Santiago — The Chilean government’s proposal to impose a new royalty on large-scale copper mining has not been well received by the sector. Following the plan’s presentation by the Finance Ministry, and the indications made following its debate in the Senate, questions from various sectors continue to add up.
Australian mining company BHP has stated that it has “serious concerns” regarding the new royalty proposals, El Mercurio newspaper reported in its print edition on Sunday.
According to the company’s estimates, the proposal would give Chile the highest tax rates, above those of Peru, Australia and Canada, and which are a factor when competing to attract new investments.
“If the proposed royalty materializes, we would have to reevaluate our investment plan in Chile. This royalty has an effect that has yet to be measured. In the short term, the proposal would affect new investments. And in the medium term it would affect total taxation, as a result of lower production”, the multinational was quoted by the newspaper as saying.
BHP said Chile could “lose the opportunity to be a world leader in copper production, in a world that demands more copper every day for the efforts to decarbonize the economy”.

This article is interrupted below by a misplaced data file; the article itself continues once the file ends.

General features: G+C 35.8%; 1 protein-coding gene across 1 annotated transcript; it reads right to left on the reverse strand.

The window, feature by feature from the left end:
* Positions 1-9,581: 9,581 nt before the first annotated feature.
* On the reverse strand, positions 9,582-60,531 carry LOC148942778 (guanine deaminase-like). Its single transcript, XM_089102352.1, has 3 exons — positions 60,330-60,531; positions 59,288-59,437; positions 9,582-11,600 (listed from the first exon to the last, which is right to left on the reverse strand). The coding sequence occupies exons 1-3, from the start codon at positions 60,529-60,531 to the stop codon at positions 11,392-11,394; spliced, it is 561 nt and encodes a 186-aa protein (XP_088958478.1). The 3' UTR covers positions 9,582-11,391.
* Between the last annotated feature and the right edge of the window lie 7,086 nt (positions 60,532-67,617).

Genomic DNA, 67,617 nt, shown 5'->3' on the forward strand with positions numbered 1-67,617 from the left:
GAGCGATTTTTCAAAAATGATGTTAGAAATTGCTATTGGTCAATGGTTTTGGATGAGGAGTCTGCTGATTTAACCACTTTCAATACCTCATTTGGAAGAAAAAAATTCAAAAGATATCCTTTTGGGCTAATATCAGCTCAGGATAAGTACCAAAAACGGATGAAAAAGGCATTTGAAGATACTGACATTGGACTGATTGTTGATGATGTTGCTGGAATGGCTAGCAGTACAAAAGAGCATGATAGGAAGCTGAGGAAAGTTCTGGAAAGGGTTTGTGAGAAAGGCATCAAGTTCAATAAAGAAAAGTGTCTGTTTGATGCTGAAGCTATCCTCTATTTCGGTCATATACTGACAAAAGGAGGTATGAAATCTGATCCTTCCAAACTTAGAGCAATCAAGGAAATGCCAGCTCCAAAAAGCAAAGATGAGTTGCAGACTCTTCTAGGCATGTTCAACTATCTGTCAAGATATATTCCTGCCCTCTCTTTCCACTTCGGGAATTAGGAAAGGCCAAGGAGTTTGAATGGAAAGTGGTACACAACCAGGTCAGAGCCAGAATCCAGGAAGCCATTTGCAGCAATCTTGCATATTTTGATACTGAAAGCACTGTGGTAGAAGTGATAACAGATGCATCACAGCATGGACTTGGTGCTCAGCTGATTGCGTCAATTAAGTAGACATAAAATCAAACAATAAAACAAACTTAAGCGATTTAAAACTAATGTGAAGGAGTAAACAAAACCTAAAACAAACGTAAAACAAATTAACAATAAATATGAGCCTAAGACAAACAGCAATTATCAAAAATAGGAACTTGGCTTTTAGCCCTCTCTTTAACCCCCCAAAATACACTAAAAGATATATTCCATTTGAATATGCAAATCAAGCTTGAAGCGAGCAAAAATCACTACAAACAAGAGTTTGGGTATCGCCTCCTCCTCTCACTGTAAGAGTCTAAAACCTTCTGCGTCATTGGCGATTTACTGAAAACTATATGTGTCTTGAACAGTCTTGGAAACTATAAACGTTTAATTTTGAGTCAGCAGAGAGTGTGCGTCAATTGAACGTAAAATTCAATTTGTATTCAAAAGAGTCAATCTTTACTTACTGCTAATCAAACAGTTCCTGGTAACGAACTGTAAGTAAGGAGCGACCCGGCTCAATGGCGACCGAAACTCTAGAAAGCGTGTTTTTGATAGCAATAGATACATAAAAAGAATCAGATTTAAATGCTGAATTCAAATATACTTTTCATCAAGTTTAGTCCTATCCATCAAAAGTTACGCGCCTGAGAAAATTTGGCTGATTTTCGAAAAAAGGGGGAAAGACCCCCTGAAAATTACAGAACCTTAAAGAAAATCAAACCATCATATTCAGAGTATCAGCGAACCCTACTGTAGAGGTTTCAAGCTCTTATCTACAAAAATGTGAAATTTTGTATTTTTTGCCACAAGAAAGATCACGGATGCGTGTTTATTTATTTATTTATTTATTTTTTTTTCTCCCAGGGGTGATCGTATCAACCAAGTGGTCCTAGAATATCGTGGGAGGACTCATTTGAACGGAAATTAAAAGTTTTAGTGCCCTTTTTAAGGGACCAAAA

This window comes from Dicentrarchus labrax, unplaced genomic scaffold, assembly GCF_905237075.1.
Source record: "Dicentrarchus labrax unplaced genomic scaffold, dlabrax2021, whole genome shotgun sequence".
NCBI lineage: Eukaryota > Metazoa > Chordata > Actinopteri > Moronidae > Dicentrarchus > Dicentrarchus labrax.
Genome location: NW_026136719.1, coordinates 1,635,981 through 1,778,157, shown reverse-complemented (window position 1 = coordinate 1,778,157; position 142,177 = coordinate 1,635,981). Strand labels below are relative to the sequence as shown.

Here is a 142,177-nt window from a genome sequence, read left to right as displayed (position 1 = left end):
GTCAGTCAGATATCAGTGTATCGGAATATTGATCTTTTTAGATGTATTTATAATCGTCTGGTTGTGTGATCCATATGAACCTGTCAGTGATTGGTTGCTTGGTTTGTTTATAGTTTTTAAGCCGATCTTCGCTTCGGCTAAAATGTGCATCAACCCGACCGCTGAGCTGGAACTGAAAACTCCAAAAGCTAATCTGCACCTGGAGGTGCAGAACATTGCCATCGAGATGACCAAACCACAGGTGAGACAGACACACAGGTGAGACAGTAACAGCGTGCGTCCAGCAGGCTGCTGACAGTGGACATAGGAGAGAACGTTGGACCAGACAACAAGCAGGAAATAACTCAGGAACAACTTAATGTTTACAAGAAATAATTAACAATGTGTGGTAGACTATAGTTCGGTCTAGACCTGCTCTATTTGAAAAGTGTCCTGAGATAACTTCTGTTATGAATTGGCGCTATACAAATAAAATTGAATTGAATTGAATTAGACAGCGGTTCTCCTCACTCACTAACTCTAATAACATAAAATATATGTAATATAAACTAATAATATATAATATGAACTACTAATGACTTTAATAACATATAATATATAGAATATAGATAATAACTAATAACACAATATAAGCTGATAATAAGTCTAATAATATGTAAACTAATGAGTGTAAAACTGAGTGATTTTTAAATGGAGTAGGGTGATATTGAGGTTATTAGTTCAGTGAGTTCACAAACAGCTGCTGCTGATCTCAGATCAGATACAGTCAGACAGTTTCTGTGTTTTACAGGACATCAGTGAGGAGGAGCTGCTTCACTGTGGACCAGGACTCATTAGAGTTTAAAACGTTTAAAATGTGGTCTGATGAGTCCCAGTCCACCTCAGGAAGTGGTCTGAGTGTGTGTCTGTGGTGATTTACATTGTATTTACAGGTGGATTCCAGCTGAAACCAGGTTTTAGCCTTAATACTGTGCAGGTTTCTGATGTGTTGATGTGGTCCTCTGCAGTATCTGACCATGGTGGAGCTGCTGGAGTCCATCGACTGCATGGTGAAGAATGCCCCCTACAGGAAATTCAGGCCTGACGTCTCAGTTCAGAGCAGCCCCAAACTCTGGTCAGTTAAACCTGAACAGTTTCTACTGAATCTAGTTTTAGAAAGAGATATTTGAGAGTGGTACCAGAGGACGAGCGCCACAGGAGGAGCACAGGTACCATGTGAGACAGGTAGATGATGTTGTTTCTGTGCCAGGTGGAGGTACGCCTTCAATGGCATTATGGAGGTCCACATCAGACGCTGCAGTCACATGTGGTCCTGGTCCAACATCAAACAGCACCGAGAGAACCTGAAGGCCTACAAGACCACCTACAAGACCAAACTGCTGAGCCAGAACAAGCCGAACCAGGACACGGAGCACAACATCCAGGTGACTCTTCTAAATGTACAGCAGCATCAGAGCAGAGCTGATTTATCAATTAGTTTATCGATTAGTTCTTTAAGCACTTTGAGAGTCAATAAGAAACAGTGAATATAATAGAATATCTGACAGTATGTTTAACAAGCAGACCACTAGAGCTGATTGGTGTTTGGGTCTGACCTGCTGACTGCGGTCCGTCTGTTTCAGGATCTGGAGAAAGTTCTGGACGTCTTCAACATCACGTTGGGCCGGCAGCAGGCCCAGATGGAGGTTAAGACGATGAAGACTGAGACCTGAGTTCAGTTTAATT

According to consulting firm CRU Group, the proposal would increase the average effective tax rate for large mining companies to 50% in 2024, and to 59%, on average, for the 2024-2040 period, which could slow down investments.
Likewise, Fitch Ratings warned that the proposed royalty payments could severely affect the copper industry, favoring the migration of investors to other countries.
Interviewed by Bloomberg Línea regarding BHP’s concern, Economy Minister Nicolás Grau said the new royalty payments proposed by the government are in line with those of other countries.
“We believe that the design of the tax reform, not only the royalti3w, but in general terms, is well thought out to maintain strong incentives for investment,” Grau said.
The proposal presented by the government to the Senate consists of an ad valorem royalty, which would range in effective rates of 1% to 2% for mining companies producing from 50,000 to 200,000 metric tons of fine copper; and a marginal rate of 1% to 7% for sales of over 200,000 metric tones, with the amounts depending on the average annual price of copper.